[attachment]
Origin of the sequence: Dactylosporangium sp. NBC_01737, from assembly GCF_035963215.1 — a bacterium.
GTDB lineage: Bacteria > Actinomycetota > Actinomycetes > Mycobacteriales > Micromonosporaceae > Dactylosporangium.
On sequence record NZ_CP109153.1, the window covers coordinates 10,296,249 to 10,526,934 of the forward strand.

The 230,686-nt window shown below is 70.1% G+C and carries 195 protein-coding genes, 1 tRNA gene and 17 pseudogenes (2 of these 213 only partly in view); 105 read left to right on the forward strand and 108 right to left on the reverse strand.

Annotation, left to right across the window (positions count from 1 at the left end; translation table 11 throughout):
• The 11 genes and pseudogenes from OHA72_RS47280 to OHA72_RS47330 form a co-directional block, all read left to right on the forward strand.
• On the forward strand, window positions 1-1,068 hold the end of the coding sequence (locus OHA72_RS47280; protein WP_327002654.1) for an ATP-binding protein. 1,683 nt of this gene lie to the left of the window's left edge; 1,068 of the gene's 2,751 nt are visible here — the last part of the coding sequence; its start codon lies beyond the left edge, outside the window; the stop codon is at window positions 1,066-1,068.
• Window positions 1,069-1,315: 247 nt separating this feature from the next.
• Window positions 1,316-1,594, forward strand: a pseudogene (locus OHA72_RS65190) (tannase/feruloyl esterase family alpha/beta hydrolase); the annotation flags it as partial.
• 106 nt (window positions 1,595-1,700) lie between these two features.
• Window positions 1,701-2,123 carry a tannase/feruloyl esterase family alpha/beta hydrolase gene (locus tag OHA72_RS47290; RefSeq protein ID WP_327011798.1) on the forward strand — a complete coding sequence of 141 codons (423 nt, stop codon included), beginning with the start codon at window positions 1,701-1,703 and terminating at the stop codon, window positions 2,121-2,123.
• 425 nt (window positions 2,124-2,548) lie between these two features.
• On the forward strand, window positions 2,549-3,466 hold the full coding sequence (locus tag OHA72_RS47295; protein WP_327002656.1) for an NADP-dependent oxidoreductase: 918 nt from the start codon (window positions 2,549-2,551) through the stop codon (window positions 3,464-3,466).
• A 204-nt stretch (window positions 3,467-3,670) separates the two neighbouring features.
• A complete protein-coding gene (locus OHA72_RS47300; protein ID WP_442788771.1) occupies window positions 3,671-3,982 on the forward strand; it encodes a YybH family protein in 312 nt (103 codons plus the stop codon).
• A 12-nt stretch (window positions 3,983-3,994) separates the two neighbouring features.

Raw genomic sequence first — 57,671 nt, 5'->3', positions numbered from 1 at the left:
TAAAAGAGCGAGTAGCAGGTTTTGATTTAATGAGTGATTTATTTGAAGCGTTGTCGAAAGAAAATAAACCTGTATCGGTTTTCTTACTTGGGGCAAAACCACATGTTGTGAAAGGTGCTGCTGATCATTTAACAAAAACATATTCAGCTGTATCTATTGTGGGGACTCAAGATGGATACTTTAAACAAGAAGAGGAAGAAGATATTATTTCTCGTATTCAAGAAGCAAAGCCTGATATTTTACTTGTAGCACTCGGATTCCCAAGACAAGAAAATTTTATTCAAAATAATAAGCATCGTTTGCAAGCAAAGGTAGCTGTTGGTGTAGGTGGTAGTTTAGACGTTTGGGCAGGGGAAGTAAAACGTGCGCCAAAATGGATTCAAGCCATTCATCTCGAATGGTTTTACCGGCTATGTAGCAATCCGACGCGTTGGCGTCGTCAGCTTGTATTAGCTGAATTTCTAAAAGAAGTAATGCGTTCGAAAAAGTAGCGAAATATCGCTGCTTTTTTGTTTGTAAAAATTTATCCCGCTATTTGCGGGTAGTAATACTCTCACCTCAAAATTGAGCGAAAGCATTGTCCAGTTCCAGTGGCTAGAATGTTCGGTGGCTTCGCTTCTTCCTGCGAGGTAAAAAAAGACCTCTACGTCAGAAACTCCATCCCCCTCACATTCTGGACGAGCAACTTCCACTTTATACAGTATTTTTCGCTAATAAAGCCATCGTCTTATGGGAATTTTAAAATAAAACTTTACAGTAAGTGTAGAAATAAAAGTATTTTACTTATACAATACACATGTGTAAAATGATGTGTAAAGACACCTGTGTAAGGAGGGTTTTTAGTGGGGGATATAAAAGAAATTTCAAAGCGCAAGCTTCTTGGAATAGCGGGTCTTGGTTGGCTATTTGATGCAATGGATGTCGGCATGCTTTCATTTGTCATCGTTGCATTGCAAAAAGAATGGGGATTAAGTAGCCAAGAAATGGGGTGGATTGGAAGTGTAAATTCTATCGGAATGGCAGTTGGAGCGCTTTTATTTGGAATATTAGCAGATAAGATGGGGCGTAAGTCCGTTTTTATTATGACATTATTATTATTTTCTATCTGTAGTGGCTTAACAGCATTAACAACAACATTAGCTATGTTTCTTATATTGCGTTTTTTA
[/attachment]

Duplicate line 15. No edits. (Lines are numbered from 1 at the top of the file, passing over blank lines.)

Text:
• A complete protein-coding gene (locus OHA72_RS47300; protein ID WP_442788771.1) occupies window positions 3,671-3,982 on the forward strand; it encodes a YybH family protein in 312 nt (103 codons plus the stop codon).